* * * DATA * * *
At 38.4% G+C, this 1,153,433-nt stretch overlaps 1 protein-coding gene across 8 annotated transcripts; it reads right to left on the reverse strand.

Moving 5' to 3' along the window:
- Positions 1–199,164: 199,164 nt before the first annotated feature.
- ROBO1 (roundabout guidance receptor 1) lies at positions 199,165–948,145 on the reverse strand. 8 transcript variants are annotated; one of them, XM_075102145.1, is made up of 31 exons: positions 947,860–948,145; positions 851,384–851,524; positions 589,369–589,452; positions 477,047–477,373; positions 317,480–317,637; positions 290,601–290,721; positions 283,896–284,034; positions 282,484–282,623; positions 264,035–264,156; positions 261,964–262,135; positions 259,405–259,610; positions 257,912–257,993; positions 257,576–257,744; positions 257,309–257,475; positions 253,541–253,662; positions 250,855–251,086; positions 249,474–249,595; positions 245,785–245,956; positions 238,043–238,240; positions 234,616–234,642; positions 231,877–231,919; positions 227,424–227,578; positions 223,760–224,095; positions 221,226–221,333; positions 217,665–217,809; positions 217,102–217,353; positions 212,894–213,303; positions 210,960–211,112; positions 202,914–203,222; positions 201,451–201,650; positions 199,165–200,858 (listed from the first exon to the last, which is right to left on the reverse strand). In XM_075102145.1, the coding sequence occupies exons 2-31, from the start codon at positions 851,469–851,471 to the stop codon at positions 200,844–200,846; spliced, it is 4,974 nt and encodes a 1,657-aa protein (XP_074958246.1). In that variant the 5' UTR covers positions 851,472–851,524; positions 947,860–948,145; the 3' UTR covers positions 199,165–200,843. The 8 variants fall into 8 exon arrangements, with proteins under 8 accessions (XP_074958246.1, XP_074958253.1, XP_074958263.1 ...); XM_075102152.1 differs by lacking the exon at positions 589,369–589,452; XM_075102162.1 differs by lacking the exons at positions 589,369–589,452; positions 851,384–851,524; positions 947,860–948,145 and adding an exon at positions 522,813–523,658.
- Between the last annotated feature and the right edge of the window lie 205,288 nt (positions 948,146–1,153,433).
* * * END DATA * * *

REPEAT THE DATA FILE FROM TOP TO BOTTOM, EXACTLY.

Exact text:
At 38.4% G+C, this 1,153,433-nt stretch overlaps 1 protein-coding gene across 8 annotated transcripts; it reads right to left on the reverse strand.

Moving 5' to 3' along the window:
- Positions 1–199,164: 199,164 nt before the first annotated feature.
- ROBO1 (roundabout guidance receptor 1) lies at positions 199,165–948,145 on the reverse strand. 8 transcript variants are annotated; one of them, XM_075102145.1, is made up of 31 exons: positions 947,860–948,145; positions 851,384–851,524; positions 589,369–589,452; positions 477,047–477,373; positions 317,480–317,637; positions 290,601–290,721; positions 283,896–284,034; positions 282,484–282,623; positions 264,035–264,156; positions 261,964–262,135; positions 259,405–259,610; positions 257,912–257,993; positions 257,576–257,744; positions 257,309–257,475; positions 253,541–253,662; positions 250,855–251,086; positions 249,474–249,595; positions 245,785–245,956; positions 238,043–238,240; positions 234,616–234,642; positions 231,877–231,919; positions 227,424–227,578; positions 223,760–224,095; positions 221,226–221,333; positions 217,665–217,809; positions 217,102–217,353; positions 212,894–213,303; positions 210,960–211,112; positions 202,914–203,222; positions 201,451–201,650; positions 199,165–200,858 (listed from the first exon to the last, which is right to left on the reverse strand). In XM_075102145.1, the coding sequence occupies exons 2-31, from the start codon at positions 851,469–851,471 to the stop codon at positions 200,844–200,846; spliced, it is 4,974 nt and encodes a 1,657-aa protein (XP_074958246.1). In that variant the 5' UTR covers positions 851,472–851,524; positions 947,860–948,145; the 3' UTR covers positions 199,165–200,843. The 8 variants fall into 8 exon arrangements, with proteins under 8 accessions (XP_074958246.1, XP_074958253.1, XP_074958263.1 ...); XM_075102152.1 differs by lacking the exon at positions 589,369–589,452; XM_075102162.1 differs by lacking the exons at positions 589,369–589,452; positions 851,384–851,524; positions 947,860–948,145 and adding an exon at positions 522,813–523,658.
- Between the last annotated feature and the right edge of the window lie 205,288 nt (positions 948,146–1,153,433).